(See also Overview of Mechanical Ventilation.)
Hypercapnia occurs when alveolar ventilation either falls or fails to rise adequately in response to increased carbon dioxide production. A fall in alveolar ventilation results from a decrease in minute ventilation or an increase in dead space ventilation without appropriate compensation by increasing minute ventilation.
Ventilatory failure can occur when there is excessive load on the respiratory system (eg, resistive loads or lung and chest wall elastic loads) versus neuromuscular competence for an effective inspiratory effort. When the minute ventilation load increases (eg, as occurs in sepsis), a compromised respiratory system may not be able to meet this increased demand (for causes, see figure The balance between load and neuromuscular competence).
Physiologic dead space is the part of the respiratory tree that does not participate in gas exchange. It includes
Physiologic dead space can also result from shunt or low ventilation/perfusion (V/Q) if patients cannot increase their minute ventilation appropriately. The physiologic dead space normally is about 30 to 40% of tidal volume but increases to 50% in intubated patients and to >70% in massive pulmonary embolism, severe emphysema, and status asthmaticus. Thus, for any given minute ventilation, the greater the dead space, the poorer the carbon dioxide elimination.
Increased carbon dioxide production, as occurs with fever, sepsis, trauma, burns, hyperthyroidism, and malignant hyperthermia, is not a primary cause of ventilatory failure because patients should increase their ventilation to compensate. Ventilatory failure associated with these problems results only when the ability to compensate is compromised.
Hypercapnia lowers arterial pH (respiratory acidosis). Severe acidemia (pH < 7.2) contributes to pulmonary arteriolar vasoconstriction, systemic vascular dilation, reduced myocardial contractility, hyperkalemia, hypotension, and cardiac irritability, with the potential for life-threatening arrhythmias. Acute hypercapnia also causes cerebral vasodilation and increased intracranial pressure, a major problem in patients with acute head injury. Over time, tissue buffering and renal compensation can largely correct the acidemia. However, sudden increases in PaCO2 (partial pressure of carbon dioxide) can occur faster than compensatory changes (PaCO2 rises 3 to 6 mm Hg/minute in a totally apneic patient).
The predominant symptom of ventilatory failure is dyspnea.
Signs of ventilatory failure include vigorous use of accessory ventilatory muscles, tachypnea, tachycardia, diaphoresis, anxiety, declining tidal volume, irregular or gasping breathing patterns, and paradoxical abdominal motion.
Central nervous system manifestations range from subtle personality changes to marked confusion, obtundation, or coma. Chronic hypercapnia is better tolerated than acute and has fewer symptoms.
Ventilatory failure should be suspected in patients with respiratory distress, visible ventilatory fatigue or cyanosis, or changes in sensorium and in those with disorders causing neuromuscular weakness. Tachypnea is also a concern; respiratory rates > 28 to 30/minute cannot be sustained for very long, particularly in older or weakened patients.
If ventilatory failure is suspected, ABG analysis, continuous pulse oximetry, and a chest x-ray should be done. Respiratory acidosis on the ABG (eg, pH < 7.35 and PCO2 > 50) confirms the diagnosis. Patients with chronic ventilatory failure often have quite elevated PCO2 (eg, 60 to 90 mm Hg) at baseline, typically with a pH that is only slightly acidemic. In such patients, the degree of acidemia rather than the PCO2 must serve as the primary marker for acute hypoventilation.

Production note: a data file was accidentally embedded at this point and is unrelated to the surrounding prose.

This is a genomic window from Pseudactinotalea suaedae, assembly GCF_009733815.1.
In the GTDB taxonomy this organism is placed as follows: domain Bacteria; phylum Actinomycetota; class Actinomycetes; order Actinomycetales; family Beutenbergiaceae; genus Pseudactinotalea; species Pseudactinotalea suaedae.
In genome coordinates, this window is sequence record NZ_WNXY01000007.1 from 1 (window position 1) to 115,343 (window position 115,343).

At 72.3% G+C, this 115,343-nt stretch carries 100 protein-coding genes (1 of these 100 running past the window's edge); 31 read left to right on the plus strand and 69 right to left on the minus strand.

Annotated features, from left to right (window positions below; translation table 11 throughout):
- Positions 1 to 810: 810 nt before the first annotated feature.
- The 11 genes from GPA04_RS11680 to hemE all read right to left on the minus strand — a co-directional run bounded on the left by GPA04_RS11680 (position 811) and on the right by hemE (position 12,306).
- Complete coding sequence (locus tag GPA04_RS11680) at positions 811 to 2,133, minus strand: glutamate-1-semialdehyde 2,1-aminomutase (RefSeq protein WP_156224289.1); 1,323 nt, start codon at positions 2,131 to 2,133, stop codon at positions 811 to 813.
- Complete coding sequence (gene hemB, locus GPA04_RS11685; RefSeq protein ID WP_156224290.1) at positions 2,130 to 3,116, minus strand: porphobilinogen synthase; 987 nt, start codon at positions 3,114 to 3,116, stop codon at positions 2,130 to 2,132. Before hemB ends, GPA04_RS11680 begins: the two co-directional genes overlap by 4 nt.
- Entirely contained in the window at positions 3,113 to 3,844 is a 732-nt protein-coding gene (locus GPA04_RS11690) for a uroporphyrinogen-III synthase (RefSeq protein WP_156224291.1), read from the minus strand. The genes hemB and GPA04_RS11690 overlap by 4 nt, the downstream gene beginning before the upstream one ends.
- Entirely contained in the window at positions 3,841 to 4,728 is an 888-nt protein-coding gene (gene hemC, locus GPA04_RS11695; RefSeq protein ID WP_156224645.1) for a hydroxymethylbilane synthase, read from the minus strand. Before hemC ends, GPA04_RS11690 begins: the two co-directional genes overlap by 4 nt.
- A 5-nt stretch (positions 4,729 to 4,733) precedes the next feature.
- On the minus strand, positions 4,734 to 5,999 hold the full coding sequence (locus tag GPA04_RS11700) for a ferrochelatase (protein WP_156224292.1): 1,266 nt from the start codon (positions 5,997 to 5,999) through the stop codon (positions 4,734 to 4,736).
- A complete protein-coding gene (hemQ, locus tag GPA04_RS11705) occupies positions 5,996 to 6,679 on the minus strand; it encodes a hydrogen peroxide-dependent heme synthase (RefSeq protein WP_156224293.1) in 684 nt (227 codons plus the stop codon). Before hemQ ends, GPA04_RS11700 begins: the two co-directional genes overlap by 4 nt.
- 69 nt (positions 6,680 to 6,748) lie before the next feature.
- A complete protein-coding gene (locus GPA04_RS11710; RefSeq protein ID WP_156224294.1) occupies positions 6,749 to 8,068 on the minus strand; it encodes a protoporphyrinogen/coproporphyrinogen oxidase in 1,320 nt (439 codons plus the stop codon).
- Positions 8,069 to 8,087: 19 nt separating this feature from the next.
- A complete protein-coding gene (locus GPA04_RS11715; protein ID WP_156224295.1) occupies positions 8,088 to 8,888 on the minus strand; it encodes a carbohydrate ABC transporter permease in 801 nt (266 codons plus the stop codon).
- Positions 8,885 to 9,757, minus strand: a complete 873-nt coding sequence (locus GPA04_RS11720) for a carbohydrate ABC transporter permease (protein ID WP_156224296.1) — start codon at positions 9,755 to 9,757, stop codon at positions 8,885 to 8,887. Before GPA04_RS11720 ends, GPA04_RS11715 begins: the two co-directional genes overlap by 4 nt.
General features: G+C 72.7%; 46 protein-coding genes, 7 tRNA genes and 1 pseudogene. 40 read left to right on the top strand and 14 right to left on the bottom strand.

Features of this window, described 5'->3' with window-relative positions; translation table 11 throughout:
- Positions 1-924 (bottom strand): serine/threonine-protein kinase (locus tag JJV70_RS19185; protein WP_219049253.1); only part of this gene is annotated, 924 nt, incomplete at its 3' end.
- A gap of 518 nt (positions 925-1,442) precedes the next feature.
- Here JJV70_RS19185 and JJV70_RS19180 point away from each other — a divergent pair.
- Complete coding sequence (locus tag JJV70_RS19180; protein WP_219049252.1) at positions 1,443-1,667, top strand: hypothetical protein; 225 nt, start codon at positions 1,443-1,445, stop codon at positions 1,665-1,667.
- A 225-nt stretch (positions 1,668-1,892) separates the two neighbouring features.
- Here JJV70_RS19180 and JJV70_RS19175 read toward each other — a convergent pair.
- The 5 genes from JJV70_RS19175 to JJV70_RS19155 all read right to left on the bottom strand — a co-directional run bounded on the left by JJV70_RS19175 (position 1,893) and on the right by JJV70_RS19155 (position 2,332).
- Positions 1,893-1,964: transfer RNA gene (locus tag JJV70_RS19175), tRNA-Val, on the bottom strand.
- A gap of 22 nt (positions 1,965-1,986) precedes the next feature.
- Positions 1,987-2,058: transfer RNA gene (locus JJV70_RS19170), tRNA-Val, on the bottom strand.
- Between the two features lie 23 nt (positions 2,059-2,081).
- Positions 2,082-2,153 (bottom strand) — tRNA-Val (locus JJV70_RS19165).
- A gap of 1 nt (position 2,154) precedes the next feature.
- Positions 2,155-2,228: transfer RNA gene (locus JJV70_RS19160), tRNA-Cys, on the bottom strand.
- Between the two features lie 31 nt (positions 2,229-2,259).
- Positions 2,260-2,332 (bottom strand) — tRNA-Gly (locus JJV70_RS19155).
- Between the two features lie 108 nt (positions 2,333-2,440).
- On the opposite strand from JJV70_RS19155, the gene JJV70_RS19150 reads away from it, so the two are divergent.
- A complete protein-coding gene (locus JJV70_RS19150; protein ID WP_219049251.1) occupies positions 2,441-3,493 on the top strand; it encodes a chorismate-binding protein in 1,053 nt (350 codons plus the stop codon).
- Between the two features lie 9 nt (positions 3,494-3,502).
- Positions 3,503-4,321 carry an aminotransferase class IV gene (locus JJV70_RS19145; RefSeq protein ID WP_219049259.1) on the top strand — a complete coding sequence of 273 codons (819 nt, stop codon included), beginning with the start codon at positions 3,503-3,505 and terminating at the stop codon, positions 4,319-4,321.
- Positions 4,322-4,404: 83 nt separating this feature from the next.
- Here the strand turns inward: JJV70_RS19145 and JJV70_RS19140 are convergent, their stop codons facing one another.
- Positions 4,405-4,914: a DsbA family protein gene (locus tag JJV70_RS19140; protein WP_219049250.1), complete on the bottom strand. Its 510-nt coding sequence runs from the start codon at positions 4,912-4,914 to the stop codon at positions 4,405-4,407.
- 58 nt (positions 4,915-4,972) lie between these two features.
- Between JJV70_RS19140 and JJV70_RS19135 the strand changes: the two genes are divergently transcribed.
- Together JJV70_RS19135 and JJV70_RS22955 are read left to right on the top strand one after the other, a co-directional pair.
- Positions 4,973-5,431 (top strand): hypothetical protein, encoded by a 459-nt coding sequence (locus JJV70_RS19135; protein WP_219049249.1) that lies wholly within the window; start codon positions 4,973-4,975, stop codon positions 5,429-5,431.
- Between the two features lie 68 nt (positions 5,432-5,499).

Because ABGs can be normal in patients with incipient ventilatory failure, certain bedside pulmonary function tests can help predict ventilatory failure, particularly in patients with neuromuscular weakness who may succumb to ventilatory failure without exhibiting respiratory distress. Vital capacity < 10 to 15 mL/kg and an inability to generate a negative inspiratory force of 15 cm H2O suggest imminent ventilatory failure.
Once ventilatory failure is diagnosed, the cause must be identified. Sometimes a known ongoing disorder (eg, coma, acute asthma, COPD exacerbation, severe hypothyroidism, myasthenia gravis, botulism) is an obvious cause. In other cases, history is suggestive; sudden onset of tachypnea and hypotension after surgery suggests pulmonary embolism, and focal neurologic findings suggest a central nervous system or neuromuscular cause. Neuromuscular competence may be assessed through measurement of inspiratory muscle strength (negative inspiratory force and positive expiratory force), neuromuscular transmission (nerve conduction tests and electromyography), and investigations into causes of diminished drive (toxicology screens, brain imaging, and thyroid function tests).
Treatment of ventilatory failure aims to correct the imbalance between the strength of the respiratory system and its load and varies with etiology. Obvious precipitants (eg, bronchospasm, mucus plugging, foreign bodies) should be corrected if possible.
The 2 most common causes of ventilatory failure are
Respiratory failure due to COPD is termed acute-on-chronic respiratory failure (ACRF).
Patients should be treated in an intensive care unit by personnel skilled in airway management. (See also Treatment of Acute Asthma Exacerbations.)
Noninvasive positive pressure ventilation (NIPPV) can immediately reduce the work of breathing and may forestall endotracheal intubation until drug therapy can take effect. In contrast to patients with COPD, who often welcome NIPPV, the mask often increases the perception of dyspnea in patients with asthma, so introduction must be done carefully, perhaps starting with titration of expiratory positive airway pressure (EPAP) alone because one of the major functions of inspiratory positive airway pressure (IPAP) is to increase tidal volume, and, in these patients, end-expiratory lung volume approaches total lung capacity (see also Respiratory Mechanics). After an explanation of its benefit, patients hold the mask against their face while modest amounts of pressure are applied (continuous positive airway pressure [CPAP] 3 to 5 cm H2O). Once tolerated, the mask is strapped in place while pressures are increased to patient comfort and reduced work of breathing as assessed by respiratory rate and accessory muscle use. Patients should be selected carefully, and settings should be titrated on an individual basis.
Conventional mechanical ventilation via endotracheal intubation is indicated for impending respiratory failure as indicated clinically by obtundation, monosyllabic speech, slumped posture, and shallow breathing. ABG values that reveal worsening hypercapnia are also an indication, although blood gas confirmation is not required and should not replace the physician’s judgment. Oral intubation is preferred over nasal because a larger endotracheal tube, which decreases airway resistance and permits easier suctioning, can be used.